NASCAR Chairman Brian France: "Changes Have Improved the On-Track Product"

NASCAR chairman Brian France said Sunday that changes NASCAR made for this season — a simplified points system, adding two wild-card Chase spots, and a new qualifying procedure — have paid off and improved the on-track product.

”All these were viewed as small changes at the time,” France said. “But they actually have had a big impact and added drama.”

NASCAR officials changed to a new points system based on one-point per finishing position. They also added a wild-card element to the Chase, making the final two spots in the 12-man playoff based on victories over the first 26 races. And qualifying was changed to allow the fastest cars in practice to go out last in each qualifying session.

France also mentioned the closeness of the Chase. After Sunday’s Hollywood Casino 400 eight drivers are within 20 points of each other.  “I’m not sure we could be any more pleased with how the Chase has unfolded, and really how the season has unfolded,” he said. “It’s still wide open.

“Our hope always is when we get to Homestead [Fla.] for the finale, we have as many drivers in the thick of it as possible. We’ll see, and we’ll see if Jimmie Johnson can continue to make history, as well, by winning six championships in a row.”

France addressed several other topics that have come to the forefront this season, including how many races have ended based on fuel-mileage strategy.

“That’s part of the game, a part of racing,” France said when asked. “We are not going to over regulate that. And it’s cyclical. There will be times when we have more cautions and it bunches everybody up. Some people don’t like too much of that, but we  like to see all the strategies and scenarios play out.”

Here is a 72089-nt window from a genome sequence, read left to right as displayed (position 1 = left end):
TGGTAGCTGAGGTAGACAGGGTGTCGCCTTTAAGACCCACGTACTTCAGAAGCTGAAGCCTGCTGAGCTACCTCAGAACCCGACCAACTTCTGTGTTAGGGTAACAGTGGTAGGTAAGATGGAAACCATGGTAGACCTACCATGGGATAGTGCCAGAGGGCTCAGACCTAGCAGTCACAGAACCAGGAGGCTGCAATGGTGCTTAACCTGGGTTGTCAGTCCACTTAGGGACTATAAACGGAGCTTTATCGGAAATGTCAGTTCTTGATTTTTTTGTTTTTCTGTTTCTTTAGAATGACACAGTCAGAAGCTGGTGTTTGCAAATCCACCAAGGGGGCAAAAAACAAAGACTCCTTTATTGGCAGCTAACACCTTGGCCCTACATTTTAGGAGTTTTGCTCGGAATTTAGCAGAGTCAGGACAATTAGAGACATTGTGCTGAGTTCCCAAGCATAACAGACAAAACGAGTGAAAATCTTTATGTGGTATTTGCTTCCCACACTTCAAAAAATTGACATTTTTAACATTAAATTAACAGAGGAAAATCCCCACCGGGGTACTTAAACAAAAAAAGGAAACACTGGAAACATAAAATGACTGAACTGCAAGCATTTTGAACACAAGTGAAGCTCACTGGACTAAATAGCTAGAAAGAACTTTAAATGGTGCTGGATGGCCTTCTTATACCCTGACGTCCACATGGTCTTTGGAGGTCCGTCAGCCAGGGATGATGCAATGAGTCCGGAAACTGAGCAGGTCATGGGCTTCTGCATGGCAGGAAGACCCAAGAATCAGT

France also addressed the state of the NASCAR garage as Red Bull Racing will no longer field a Cup team and Richard Childress Racing and Roush-Fenway Racing don’t have sponsorship to field all four of their current Cup cars for next season.

“I know what you know, and it’s very, very difficult out there for companies and for people in the general economy,” France said. “That has impact on us, and it will continue to have some impact on us.

“One of the things that does happen when availability comes forward in terms of if a team or two doesn’t elect to compete next year, we often see in the offseason teams that were thinking about moving up but did not want to because there wasn’t availability, they couldn’t make the event, couldn’t make the top 35 or whatever else, you’ll see where those five or six teams [closing] don’t necessarily turn out to be five or six teams [overall].”

As you will recall three teams-Red Bull Racing, Kevin Harvick Inc., and Germain Racing-have notified the State of North Carolina of layoffs at the end of the season.

“It’s very viable,” France said. “And we’ve done things to take cost out of the system in that series, limiting crew members and all kinds of things that have removed cost. It’s a lot cheaper to operate truck teams than was it was three years ago.”

Another possible economic casualty could be the Nationwide Series race at Montreal. The France-controlled International Speedway Corp. has not renewed its contract to help promote the races there and the local group failed to obtain economic incentives, putting a return to the facility in jeopardy.

“There’s some changes going on in the marketplace with the promoter and otherwise that are happening, how they’re promoting the event,” France said. “But it’s a very popular event, does very well. My hope is we’ll continue to be there.”

France said interest is up this season for NASCAR events. He said the “younger demographic” interest is up 20 percent.

“In all major sports today through the various playoffs, it gets down to story lines and matchups,” France said. “When you have more of that should do better, and we do have that.”

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